Two recent stories from NPR and the Christian Science Monitor discuss a lawsuit filed against the Compton Unified School District seeking to address the impact of trauma on learning.
From “Are Traumatized Students Disabled? A Debate Straight Outta Compton” by Cory Turner:
“An unprecedented, class action lawsuit brought against one Southern California school district and its top officials could have a big impact on schools across the country…Susan Ko of the National Center for Child Traumatic Stress says exposure to violence can have a profound effect on the brain’s ability to learn.
“That impacts concentration, the ability to just listen to what the teacher is saying, to understand what you’re reading, to remember something that you learned or what the teacher just said,” Ko says.
Not only that, many traumatized students live in a state of constant alarm. Innocent interactions like a bump in the hallway or a request from a teacher can stir anger and bad behavior.
The lawsuit alleges that, in Compton, the schools’ reaction to traumatized students was too often punishment — not help…
The suit argues that trauma is a disability and that schools are required — by federal law — to make accommodations for traumatized students, not expel them. The plaintiffs want Compton Unified to provide teacher training, mental health support for students and to use conflict-mediation before resorting to suspension.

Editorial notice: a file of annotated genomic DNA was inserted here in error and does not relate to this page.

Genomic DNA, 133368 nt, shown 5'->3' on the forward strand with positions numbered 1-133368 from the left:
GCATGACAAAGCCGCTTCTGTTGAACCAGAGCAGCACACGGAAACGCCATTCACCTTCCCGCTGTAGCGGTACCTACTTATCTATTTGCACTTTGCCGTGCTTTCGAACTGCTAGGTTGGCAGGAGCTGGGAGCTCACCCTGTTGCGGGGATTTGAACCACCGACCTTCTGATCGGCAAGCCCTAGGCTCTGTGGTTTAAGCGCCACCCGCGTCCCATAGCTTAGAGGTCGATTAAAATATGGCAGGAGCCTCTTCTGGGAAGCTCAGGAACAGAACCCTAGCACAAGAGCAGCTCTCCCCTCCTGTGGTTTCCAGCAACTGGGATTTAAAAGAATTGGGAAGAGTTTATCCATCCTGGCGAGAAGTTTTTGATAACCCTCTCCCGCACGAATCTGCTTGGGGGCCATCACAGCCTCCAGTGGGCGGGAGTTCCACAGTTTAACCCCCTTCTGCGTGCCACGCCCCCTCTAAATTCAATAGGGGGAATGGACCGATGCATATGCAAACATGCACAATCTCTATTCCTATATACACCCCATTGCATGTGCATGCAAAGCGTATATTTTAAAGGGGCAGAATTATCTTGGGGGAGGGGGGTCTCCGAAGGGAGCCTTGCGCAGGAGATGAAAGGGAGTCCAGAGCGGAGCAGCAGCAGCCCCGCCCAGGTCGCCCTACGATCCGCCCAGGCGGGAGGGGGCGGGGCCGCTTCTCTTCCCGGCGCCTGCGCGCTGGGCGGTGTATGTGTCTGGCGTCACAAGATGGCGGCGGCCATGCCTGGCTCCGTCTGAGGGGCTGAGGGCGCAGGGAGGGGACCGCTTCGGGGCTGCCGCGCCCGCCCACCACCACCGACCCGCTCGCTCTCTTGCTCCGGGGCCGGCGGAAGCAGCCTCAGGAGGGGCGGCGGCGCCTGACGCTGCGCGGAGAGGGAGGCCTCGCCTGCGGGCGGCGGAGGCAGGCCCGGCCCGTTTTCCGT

“That’s a very strong mandate, and it needs to be funded,” says the district’s attorney, David Huff. He argues the suit uses too broad a definition of disability and sends the wrong message to kids living in other struggling neighborhoods.”
Click here to read the full article and listen to the NPR broadcast.
From “First-in-nation lawsuit in California: Must schools address student trauma?” by Stacy Teicher Khadaroo:
“Researchers have found that childhood trauma – such as abuse or witnessing violence – can interfere with development and interrupt children’s ability to focus on learning. But if students get appropriate help, the negative effects often can be overcome.
At a time when many school districts across America are attempting to take the emotional needs of their students into account and craft discipline policies that touch on the root causes of troubling behavior, the case raises two key questions: To what degree should schools be expected to address the effects of childhood trauma? And, is a lawsuit that frames such effects as a disability – as this suit does – the best way to ensure that schools do better by these students?”
Click here to read the full article.